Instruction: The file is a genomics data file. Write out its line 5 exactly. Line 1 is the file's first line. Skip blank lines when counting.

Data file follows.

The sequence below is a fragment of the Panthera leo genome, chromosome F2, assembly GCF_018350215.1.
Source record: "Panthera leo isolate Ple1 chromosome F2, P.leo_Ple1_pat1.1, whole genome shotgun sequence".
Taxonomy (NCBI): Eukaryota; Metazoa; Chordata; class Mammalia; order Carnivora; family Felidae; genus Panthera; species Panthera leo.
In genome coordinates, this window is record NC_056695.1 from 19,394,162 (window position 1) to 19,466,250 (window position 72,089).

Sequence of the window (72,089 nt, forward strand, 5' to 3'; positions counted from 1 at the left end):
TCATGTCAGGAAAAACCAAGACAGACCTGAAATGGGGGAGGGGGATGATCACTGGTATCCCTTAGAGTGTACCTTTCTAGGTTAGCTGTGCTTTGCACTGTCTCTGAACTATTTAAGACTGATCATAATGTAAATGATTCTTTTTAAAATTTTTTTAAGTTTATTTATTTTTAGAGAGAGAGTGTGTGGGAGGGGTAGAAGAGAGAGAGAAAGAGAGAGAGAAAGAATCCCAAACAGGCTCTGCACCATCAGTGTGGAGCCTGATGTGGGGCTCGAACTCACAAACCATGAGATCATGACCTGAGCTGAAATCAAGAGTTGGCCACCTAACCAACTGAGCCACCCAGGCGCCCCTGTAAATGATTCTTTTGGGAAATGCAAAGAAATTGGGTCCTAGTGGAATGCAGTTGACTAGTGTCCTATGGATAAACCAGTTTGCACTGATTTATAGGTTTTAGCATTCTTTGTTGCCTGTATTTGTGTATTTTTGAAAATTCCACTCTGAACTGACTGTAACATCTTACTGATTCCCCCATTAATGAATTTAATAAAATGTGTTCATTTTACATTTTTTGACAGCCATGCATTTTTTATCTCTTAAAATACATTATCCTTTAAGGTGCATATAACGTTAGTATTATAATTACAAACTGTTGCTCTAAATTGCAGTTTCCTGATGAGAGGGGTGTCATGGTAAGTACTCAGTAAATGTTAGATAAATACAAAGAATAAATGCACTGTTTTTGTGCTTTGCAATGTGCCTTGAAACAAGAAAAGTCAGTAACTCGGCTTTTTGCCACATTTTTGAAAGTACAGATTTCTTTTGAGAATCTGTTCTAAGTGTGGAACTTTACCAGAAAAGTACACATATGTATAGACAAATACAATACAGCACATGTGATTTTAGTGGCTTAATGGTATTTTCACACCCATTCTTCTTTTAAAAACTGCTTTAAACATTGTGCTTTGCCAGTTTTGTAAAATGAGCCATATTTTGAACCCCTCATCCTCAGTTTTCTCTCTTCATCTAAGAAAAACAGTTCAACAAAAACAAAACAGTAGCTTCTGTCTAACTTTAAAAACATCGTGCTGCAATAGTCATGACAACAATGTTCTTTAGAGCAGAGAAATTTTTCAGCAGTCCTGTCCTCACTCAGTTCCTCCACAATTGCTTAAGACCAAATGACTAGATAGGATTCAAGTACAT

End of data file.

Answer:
Sequence of the window (72,089 nt, forward strand, 5' to 3'; positions counted from 1 at the left end):